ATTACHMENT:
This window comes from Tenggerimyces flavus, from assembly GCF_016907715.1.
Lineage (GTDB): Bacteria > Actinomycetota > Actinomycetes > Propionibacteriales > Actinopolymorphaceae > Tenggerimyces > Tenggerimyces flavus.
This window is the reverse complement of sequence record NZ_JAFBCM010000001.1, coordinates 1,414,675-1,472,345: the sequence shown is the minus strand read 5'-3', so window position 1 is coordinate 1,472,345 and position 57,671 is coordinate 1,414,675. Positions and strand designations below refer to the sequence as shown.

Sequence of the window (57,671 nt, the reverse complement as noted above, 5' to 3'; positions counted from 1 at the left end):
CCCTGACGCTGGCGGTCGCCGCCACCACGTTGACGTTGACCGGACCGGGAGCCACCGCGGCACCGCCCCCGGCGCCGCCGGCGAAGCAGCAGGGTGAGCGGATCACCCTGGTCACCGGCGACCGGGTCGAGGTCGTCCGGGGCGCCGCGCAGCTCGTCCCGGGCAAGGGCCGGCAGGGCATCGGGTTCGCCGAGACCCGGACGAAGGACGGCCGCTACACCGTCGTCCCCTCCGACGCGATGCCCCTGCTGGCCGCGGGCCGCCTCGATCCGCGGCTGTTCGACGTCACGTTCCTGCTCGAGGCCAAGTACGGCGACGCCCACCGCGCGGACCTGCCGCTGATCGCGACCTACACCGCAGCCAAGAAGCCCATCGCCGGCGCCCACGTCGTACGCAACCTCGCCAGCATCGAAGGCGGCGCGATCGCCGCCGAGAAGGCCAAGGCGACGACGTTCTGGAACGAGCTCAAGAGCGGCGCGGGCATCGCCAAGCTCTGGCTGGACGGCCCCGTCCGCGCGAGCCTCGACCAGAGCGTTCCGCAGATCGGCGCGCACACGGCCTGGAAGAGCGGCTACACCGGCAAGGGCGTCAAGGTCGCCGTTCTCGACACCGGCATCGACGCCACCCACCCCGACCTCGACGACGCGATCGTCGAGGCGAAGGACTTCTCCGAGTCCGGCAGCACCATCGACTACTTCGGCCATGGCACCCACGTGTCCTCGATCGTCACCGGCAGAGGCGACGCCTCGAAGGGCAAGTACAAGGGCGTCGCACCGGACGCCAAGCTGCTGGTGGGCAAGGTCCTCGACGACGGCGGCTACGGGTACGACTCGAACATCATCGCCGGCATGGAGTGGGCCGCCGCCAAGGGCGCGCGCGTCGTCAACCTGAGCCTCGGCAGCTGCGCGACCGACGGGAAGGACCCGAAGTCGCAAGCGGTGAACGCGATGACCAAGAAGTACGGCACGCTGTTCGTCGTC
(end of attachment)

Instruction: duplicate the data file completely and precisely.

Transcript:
This window comes from Tenggerimyces flavus, from assembly GCF_016907715.1.
Lineage (GTDB): Bacteria > Actinomycetota > Actinomycetes > Propionibacteriales > Actinopolymorphaceae > Tenggerimyces > Tenggerimyces flavus.
This window is the reverse complement of sequence record NZ_JAFBCM010000001.1, coordinates 1,414,675-1,472,345: the sequence shown is the minus strand read 5'-3', so window position 1 is coordinate 1,472,345 and position 57,671 is coordinate 1,414,675. Positions and strand designations below refer to the sequence as shown.

Sequence of the window (57,671 nt, the reverse complement as noted above, 5' to 3'; positions counted from 1 at the left end):
CCCTGACGCTGGCGGTCGCCGCCACCACGTTGACGTTGACCGGACCGGGAGCCACCGCGGCACCGCCCCCGGCGCCGCCGGCGAAGCAGCAGGGTGAGCGGATCACCCTGGTCACCGGCGACCGGGTCGAGGTCGTCCGGGGCGCCGCGCAGCTCGTCCCGGGCAAGGGCCGGCAGGGCATCGGGTTCGCCGAGACCCGGACGAAGGACGGCCGCTACACCGTCGTCCCCTCCGACGCGATGCCCCTGCTGGCCGCGGGCCGCCTCGATCCGCGGCTGTTCGACGTCACGTTCCTGCTCGAGGCCAAGTACGGCGACGCCCACCGCGCGGACCTGCCGCTGATCGCGACCTACACCGCAGCCAAGAAGCCCATCGCCGGCGCCCACGTCGTACGCAACCTCGCCAGCATCGAAGGCGGCGCGATCGCCGCCGAGAAGGCCAAGGCGACGACGTTCTGGAACGAGCTCAAGAGCGGCGCGGGCATCGCCAAGCTCTGGCTGGACGGCCCCGTCCGCGCGAGCCTCGACCAGAGCGTTCCGCAGATCGGCGCGCACACGGCCTGGAAGAGCGGCTACACCGGCAAGGGCGTCAAGGTCGCCGTTCTCGACACCGGCATCGACGCCACCCACCCCGACCTCGACGACGCGATCGTCGAGGCGAAGGACTTCTCCGAGTCCGGCAGCACCATCGACTACTTCGGCCATGGCACCCACGTGTCCTCGATCGTCACCGGCAGAGGCGACGCCTCGAAGGGCAAGTACAAGGGCGTCGCACCGGACGCCAAGCTGCTGGTGGGCAAGGTCCTCGACGACGGCGGCTACGGGTACGACTCGAACATCATCGCCGGCATGGAGTGGGCCGCCGCCAAGGGCGCGCGCGTCGTCAACCTGAGCCTCGGCAGCTGCGCGACCGACGGGAAGGACCCGAAGTCGCAAGCGGTGAACGCGATGACCAAGAAGTACGGCACGCTGTTCGTCGTC